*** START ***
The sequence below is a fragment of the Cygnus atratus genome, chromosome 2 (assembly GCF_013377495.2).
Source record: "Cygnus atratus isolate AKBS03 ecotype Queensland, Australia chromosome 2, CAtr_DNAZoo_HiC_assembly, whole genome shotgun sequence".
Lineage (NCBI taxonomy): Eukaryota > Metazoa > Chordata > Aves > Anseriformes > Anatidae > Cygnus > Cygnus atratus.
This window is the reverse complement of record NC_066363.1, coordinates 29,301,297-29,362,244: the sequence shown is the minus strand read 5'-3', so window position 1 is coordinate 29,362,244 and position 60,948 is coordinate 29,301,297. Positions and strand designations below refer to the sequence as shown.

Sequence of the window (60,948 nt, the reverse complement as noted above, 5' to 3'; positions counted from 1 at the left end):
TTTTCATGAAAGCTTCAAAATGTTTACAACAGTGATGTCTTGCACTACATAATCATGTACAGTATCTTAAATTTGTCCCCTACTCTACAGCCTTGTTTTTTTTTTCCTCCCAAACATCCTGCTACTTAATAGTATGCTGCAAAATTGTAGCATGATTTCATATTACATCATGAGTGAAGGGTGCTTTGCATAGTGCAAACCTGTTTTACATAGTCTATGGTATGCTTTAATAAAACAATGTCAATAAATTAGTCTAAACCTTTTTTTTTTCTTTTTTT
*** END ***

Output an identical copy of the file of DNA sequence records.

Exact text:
The sequence below is a fragment of the Cygnus atratus genome, chromosome 2 (assembly GCF_013377495.2).
Source record: "Cygnus atratus isolate AKBS03 ecotype Queensland, Australia chromosome 2, CAtr_DNAZoo_HiC_assembly, whole genome shotgun sequence".
Lineage (NCBI taxonomy): Eukaryota > Metazoa > Chordata > Aves > Anseriformes > Anatidae > Cygnus > Cygnus atratus.
This window is the reverse complement of record NC_066363.1, coordinates 29,301,297-29,362,244: the sequence shown is the minus strand read 5'-3', so window position 1 is coordinate 29,362,244 and position 60,948 is coordinate 29,301,297. Positions and strand designations below refer to the sequence as shown.

Sequence of the window (60,948 nt, the reverse complement as noted above, 5' to 3'; positions counted from 1 at the left end):
TTTTCATGAAAGCTTCAAAATGTTTACAACAGTGATGTCTTGCACTACATAATCATGTACAGTATCTTAAATTTGTCCCCTACTCTACAGCCTTGTTTTTTTTTTCCTCCCAAACATCCTGCTACTTAATAGTATGCTGCAAAATTGTAGCATGATTTCATATTACATCATGAGTGAAGGGTGCTTTGCATAGTGCAAACCTGTTTTACATAGTCTATGGTATGCTTTAATAAAACAATGTCAATAAATTAGTCTAAACCTTTTTTTTTTCTTTTTTT